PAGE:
I know this may not be significant to you Fandango, but those who claim to follow Christ, and yet are overstepping the scriptures which make very clear that the gift of life is precious and should be safeguarded, are disregarding God’s Will.

              I still believe that it is important for people to be allowed to make a decision based on accurate research. I feel strongly against anyone with influence who misleads others and makes what should be a decision on a medical matter a political or religious issue. That is an outright abuse of their authority and influence.

              But I fear that yet again….it all comes down to who people trust. In a time of worldwide crisis, trust in the media, trust in politicians, even trust in medical professionals has been under the microscope. I think here in the UK, the majority of people have found the information and statistics about the virus, the effect of facemasks and social distancing, and vaccines, presented to them persuasive and reasonable. People wanted to do what was right, they primarily wanted to protect the vulnerable. For some the effect of lockdowns has been very challenging economically and emotionally. I think the level of cooperation has been due to some of the financial assistance the government made available to for those employers who had to close for many months. But of course, there are a lot of concerns about the impact that huge expenditure will have in the future on taxes and interest rates etc.

              I have tried to avoid any controversy, and have just kept doing what I do….get up, make my coffee for the day and put it in my own flask, make my sandwiches, fill my water-bottle, (so I can avoid the kettle and microwave at work, and also can avoid crowded shops and food outlets) walk to work, put on PPE, help patients, walk home, shower, eat, rest. Jack has been my social bubble throughout the Pandemic. Most of life took place via phone and email. We walked for many miles and fell in love with out beautiful area all over again. The past few months I have loved seeing friends and family while I had some time off work – mostly at outdoor events because the weather has been glorious and everyone feels safer that way. Most people I know have been happy to do what they saw as taking reasonable steps to help control the spread of the virus. Nobody has complained about it….we just kept each other’s spirits up and made sure everyone was ok financially and emotionally. Stronger friendships have resulted. I am sometimes baffled why some people have fought against the measures that so many people found reasonable. I can understand if someone has lost their business, lost their home being bitter about lockdowns. But I don’t think that all those fighting have suffered those kinds of losses.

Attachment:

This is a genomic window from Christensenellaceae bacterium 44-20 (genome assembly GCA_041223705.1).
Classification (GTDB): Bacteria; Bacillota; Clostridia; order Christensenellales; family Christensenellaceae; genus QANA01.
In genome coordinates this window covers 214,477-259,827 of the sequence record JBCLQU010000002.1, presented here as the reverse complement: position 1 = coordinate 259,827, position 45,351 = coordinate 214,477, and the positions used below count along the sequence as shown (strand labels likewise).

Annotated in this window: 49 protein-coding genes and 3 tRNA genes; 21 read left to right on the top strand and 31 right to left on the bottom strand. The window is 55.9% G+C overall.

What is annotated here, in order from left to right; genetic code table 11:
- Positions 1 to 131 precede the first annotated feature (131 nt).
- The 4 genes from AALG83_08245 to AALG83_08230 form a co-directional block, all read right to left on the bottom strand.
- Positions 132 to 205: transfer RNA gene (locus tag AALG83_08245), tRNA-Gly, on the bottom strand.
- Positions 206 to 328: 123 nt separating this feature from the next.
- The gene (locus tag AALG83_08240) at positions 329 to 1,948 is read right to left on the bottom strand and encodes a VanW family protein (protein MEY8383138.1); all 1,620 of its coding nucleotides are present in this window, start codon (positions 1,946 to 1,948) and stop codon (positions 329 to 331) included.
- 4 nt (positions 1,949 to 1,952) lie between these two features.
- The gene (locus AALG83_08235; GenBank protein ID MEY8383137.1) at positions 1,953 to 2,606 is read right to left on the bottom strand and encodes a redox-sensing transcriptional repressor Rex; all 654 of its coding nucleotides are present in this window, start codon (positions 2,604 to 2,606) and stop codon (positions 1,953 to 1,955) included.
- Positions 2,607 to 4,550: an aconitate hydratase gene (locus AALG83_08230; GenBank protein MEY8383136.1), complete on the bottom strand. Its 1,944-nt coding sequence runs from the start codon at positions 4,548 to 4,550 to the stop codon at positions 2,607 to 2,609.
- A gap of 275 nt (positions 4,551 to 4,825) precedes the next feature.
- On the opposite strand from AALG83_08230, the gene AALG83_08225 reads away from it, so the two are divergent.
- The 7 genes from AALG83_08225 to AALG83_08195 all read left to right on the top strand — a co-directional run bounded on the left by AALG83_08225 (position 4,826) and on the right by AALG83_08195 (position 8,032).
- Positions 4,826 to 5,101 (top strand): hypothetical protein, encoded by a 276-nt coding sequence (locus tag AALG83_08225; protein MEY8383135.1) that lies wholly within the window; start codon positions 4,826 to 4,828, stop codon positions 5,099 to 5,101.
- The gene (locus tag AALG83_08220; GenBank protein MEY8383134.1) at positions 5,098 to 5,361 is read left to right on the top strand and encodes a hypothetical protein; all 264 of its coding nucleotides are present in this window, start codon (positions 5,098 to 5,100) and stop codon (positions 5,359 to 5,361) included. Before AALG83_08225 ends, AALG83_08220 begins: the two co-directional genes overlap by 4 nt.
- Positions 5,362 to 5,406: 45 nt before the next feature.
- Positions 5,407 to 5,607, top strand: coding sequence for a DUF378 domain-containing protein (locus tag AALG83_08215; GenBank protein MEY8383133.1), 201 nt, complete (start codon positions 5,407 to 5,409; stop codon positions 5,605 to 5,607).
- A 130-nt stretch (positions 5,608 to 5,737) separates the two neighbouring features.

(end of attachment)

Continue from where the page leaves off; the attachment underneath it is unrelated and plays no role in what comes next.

Anyway….it is all so tiring….and I want to rest my head before work tomorrow. US politics seems so scary.

              Liked by 2 people

            • Fandango July 28, 2021 / 5:33 pm

              It is tiring and the political situation in the U.S. is very scary and I worry that next month it will get even scarier. Get some rest, Mel.

              Liked by 1 person

          • Marleen July 27, 2021 / 2:30 pm

            These vaccines are still in the experimental phase. It is totally unethical to subject people to experimentation against their will. I believe it’s unethical to force any medical treatment on a person, but experimentation especially. (See the Geneva Convention.)

            Liked by 1 person

            • Marleen July 27, 2021 / 4:58 pm